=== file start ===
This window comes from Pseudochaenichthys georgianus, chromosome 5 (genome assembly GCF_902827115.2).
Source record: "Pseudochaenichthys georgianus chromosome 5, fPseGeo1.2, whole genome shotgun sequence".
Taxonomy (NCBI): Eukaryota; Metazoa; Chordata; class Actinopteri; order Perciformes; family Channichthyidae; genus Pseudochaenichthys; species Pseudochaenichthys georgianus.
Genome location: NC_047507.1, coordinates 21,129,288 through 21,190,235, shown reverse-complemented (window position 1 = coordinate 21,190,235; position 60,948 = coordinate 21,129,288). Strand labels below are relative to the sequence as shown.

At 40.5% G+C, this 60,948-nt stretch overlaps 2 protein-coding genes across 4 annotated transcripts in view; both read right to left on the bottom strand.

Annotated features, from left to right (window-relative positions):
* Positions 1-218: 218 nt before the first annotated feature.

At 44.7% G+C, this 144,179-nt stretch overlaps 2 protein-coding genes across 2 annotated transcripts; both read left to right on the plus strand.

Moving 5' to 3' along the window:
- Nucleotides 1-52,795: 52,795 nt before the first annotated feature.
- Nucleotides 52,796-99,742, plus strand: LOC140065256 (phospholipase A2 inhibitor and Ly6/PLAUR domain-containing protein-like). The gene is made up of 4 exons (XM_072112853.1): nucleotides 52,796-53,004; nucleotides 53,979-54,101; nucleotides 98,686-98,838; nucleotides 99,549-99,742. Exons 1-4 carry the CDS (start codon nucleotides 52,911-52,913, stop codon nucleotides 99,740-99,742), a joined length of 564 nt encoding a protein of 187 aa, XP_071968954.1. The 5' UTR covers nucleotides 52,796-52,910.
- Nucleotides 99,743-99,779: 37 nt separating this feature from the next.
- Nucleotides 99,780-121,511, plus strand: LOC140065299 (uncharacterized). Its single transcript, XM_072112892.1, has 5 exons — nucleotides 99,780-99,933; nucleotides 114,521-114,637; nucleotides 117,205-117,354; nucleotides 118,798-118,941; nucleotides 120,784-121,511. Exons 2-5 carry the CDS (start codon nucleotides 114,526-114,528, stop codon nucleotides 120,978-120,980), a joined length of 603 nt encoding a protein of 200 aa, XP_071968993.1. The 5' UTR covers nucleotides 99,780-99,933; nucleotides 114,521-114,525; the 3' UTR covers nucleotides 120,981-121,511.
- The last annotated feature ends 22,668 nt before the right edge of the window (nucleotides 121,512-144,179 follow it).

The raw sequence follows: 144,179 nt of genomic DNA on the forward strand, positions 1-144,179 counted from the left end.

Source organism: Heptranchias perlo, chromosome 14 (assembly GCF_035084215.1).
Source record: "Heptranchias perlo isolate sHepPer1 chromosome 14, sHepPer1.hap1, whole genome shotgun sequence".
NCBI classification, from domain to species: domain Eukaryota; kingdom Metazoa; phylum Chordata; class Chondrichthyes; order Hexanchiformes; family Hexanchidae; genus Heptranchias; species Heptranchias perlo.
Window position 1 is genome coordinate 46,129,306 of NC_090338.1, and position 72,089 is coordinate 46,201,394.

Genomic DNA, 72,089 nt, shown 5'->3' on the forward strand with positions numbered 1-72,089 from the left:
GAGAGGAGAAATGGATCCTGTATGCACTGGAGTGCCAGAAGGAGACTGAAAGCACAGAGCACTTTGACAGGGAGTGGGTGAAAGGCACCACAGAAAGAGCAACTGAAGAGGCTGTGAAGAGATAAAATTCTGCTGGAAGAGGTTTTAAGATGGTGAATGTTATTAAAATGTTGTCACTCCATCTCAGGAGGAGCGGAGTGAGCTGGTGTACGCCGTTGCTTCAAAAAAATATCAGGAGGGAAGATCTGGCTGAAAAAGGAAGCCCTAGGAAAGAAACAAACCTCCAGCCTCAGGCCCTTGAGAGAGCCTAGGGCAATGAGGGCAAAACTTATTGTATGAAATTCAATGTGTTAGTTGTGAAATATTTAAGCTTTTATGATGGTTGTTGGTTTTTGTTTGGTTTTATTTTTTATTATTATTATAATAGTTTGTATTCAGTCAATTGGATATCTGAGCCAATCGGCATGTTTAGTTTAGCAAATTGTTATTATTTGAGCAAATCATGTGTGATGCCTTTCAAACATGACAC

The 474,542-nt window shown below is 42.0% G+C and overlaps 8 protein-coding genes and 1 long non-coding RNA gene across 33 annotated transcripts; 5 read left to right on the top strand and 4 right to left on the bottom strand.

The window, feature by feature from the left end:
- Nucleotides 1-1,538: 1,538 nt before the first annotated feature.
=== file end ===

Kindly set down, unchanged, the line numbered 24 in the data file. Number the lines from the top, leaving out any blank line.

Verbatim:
- Nucleotides 1-1,538: 1,538 nt before the first annotated feature.